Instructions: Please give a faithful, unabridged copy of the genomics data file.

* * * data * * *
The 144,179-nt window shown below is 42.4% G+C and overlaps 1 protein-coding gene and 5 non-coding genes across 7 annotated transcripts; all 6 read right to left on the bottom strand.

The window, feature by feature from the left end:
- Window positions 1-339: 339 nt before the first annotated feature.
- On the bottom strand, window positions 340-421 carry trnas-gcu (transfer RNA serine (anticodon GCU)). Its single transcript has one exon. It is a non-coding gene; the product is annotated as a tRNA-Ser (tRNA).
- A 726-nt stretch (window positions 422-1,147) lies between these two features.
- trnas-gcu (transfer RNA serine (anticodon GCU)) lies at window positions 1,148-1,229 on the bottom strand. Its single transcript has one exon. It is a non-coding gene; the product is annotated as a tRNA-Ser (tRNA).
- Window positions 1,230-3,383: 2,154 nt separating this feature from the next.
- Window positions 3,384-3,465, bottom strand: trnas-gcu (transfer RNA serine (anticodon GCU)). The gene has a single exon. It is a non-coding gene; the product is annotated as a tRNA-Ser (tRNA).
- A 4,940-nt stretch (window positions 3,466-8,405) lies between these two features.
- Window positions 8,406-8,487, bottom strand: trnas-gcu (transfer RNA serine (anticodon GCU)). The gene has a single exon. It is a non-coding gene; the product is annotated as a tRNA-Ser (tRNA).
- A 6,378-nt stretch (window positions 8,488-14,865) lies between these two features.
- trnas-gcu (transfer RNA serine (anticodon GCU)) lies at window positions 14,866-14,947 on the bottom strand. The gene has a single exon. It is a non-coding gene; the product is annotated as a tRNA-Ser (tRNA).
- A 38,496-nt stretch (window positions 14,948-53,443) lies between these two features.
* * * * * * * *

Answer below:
The 144,179-nt window shown below is 42.4% G+C and overlaps 1 protein-coding gene and 5 non-coding genes across 7 annotated transcripts; all 6 read right to left on the bottom strand.

The window, feature by feature from the left end:
- Window positions 1-339: 339 nt before the first annotated feature.
- On the bottom strand, window positions 340-421 carry trnas-gcu (transfer RNA serine (anticodon GCU)). Its single transcript has one exon. It is a non-coding gene; the product is annotated as a tRNA-Ser (tRNA).
- A 726-nt stretch (window positions 422-1,147) lies between these two features.
- trnas-gcu (transfer RNA serine (anticodon GCU)) lies at window positions 1,148-1,229 on the bottom strand. Its single transcript has one exon. It is a non-coding gene; the product is annotated as a tRNA-Ser (tRNA).
- Window positions 1,230-3,383: 2,154 nt separating this feature from the next.
- Window positions 3,384-3,465, bottom strand: trnas-gcu (transfer RNA serine (anticodon GCU)). The gene has a single exon. It is a non-coding gene; the product is annotated as a tRNA-Ser (tRNA).
- A 4,940-nt stretch (window positions 3,466-8,405) lies between these two features.
- Window positions 8,406-8,487, bottom strand: trnas-gcu (transfer RNA serine (anticodon GCU)). The gene has a single exon. It is a non-coding gene; the product is annotated as a tRNA-Ser (tRNA).
- A 6,378-nt stretch (window positions 8,488-14,865) lies between these two features.
- trnas-gcu (transfer RNA serine (anticodon GCU)) lies at window positions 14,866-14,947 on the bottom strand. The gene has a single exon. It is a non-coding gene; the product is annotated as a tRNA-Ser (tRNA).
- A 38,496-nt stretch (window positions 14,948-53,443) lies between these two features.